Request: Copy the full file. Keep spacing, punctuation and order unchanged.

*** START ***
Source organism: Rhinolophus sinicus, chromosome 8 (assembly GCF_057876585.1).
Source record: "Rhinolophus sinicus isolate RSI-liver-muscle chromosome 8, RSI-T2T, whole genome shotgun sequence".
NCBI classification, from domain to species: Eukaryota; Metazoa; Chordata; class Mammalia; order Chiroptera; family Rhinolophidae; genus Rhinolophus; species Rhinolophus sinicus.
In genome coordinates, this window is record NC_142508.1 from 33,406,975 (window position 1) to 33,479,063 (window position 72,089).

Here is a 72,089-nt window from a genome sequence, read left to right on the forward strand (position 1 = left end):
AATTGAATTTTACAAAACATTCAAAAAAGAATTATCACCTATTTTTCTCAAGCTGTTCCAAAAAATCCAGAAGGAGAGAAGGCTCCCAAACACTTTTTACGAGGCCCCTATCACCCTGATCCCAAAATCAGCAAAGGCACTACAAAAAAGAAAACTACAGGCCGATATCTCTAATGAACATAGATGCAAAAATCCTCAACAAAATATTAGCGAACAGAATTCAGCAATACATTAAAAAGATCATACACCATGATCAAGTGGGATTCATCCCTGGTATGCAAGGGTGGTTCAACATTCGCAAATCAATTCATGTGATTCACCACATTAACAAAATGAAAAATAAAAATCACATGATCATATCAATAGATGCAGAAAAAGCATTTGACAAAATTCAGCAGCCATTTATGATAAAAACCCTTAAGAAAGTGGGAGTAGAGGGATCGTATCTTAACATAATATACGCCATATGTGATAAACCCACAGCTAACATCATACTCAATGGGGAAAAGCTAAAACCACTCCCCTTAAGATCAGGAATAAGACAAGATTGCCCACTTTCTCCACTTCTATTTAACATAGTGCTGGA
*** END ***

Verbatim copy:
Source organism: Rhinolophus sinicus, chromosome 8 (assembly GCF_057876585.1).
Source record: "Rhinolophus sinicus isolate RSI-liver-muscle chromosome 8, RSI-T2T, whole genome shotgun sequence".
NCBI classification, from domain to species: Eukaryota; Metazoa; Chordata; class Mammalia; order Chiroptera; family Rhinolophidae; genus Rhinolophus; species Rhinolophus sinicus.
In genome coordinates, this window is record NC_142508.1 from 33,406,975 (window position 1) to 33,479,063 (window position 72,089).

Here is a 72,089-nt window from a genome sequence, read left to right on the forward strand (position 1 = left end):
AATTGAATTTTACAAAACATTCAAAAAAGAATTATCACCTATTTTTCTCAAGCTGTTCCAAAAAATCCAGAAGGAGAGAAGGCTCCCAAACACTTTTTACGAGGCCCCTATCACCCTGATCCCAAAATCAGCAAAGGCACTACAAAAAAGAAAACTACAGGCCGATATCTCTAATGAACATAGATGCAAAAATCCTCAACAAAATATTAGCGAACAGAATTCAGCAATACATTAAAAAGATCATACACCATGATCAAGTGGGATTCATCCCTGGTATGCAAGGGTGGTTCAACATTCGCAAATCAATTCATGTGATTCACCACATTAACAAAATGAAAAATAAAAATCACATGATCATATCAATAGATGCAGAAAAAGCATTTGACAAAATTCAGCAGCCATTTATGATAAAAACCCTTAAGAAAGTGGGAGTAGAGGGATCGTATCTTAACATAATATACGCCATATGTGATAAACCCACAGCTAACATCATACTCAATGGGGAAAAGCTAAAACCACTCCCCTTAAGATCAGGAATAAGACAAGATTGCCCACTTTCTCCACTTCTATTTAACATAGTGCTGGA